According to new research from Forrester Research, the tech sector slump will end in the third quarter of 2002 and a revival will pick up momentum in 2003, but double-digit growth won’t return until 2004. The current market downturn will accelerate consolidation and change the entire technology landscape. To prepare for the transformation, Forrester recommends a series of next steps for companies.
“Forrester estimates that 12% of the IT sector’s volume in 2000 represented overspending, which amounts to a hefty $62 billion,” said Bruce D. Temkin, group director at Forrester. “As buyers absorb their excess technology purchases, these ‘bubble’ expenditures will drag the recovery down over the next two years.”
As a result of buying sprees in 2000, budgets will remain flat in 2002. The sector will only experience 2.2% growth in 2002, with recovery not surfacing until the third quarter. Then, fueled by pent-up demand from delayed expenditures and a healthier economy, users will increase their IT investments in 2003 by 9.7%. By 2004, low-cost PCs and a boom in broadband access will enable a new generation of devices, applications, and always-on wireless services. These advances, coupled with favorable economic conditions, will boost the tech sector by almost 12% in 2004.
The technology industry will start to look different in 2003. Despite the slowdown, Internet investments will help boost US productivity, as applications like supply chain planning and eProcurement become more mainstreamed. The downturn will also intensify the price pressure on hardware manufacturers — kicking current industry giants out of the business.
Forrester expects that CIOs will respond to the weak economy by funding a series of smaller, shorter projects that replace the big bang eBusiness investments made over the past few years. To meet this change in demand, applications will be broken into smaller, more modular components, and subscription-based software will expand.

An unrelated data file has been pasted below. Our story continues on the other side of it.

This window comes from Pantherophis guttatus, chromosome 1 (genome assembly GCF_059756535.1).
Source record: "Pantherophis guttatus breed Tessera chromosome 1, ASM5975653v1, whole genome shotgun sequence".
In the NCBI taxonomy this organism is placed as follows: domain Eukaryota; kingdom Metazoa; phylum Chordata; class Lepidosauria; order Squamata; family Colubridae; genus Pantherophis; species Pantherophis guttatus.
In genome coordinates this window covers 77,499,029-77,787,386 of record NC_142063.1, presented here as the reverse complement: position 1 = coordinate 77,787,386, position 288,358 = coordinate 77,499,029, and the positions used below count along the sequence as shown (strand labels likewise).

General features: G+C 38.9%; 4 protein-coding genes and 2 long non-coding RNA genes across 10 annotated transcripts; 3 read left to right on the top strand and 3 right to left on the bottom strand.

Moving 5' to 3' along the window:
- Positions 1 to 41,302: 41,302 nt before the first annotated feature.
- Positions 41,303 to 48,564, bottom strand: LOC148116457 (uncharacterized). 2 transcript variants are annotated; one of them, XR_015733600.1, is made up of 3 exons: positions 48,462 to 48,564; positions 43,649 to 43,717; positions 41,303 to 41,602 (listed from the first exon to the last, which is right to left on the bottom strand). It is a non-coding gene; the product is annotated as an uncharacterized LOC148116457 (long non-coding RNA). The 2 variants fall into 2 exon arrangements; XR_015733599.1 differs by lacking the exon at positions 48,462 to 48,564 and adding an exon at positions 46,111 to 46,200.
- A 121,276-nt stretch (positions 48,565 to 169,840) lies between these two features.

As the tech sector recovers, Forrester has several recommendations on how companies can survive the challenging economy. Executives should keep eBusiness activities alive by championing a few collaboration-centric efforts. The projects should be viewed as process-design programs with business partners and customers, rather than IT initiatives. CIOs are advised to cut deals with vendors when the tech sector bottoms out in the first half of 2002. VCs should prepare for an onslaught of innovations from displaced technologists in 2003, while integrators get ready for smaller-scale projects and profits.
Forrester charted the IT sector recovery based on three factors: overall economic recovery determined by GDP; baseline technology demand; and the time it will take to work off the $62 billion ‘bubble.’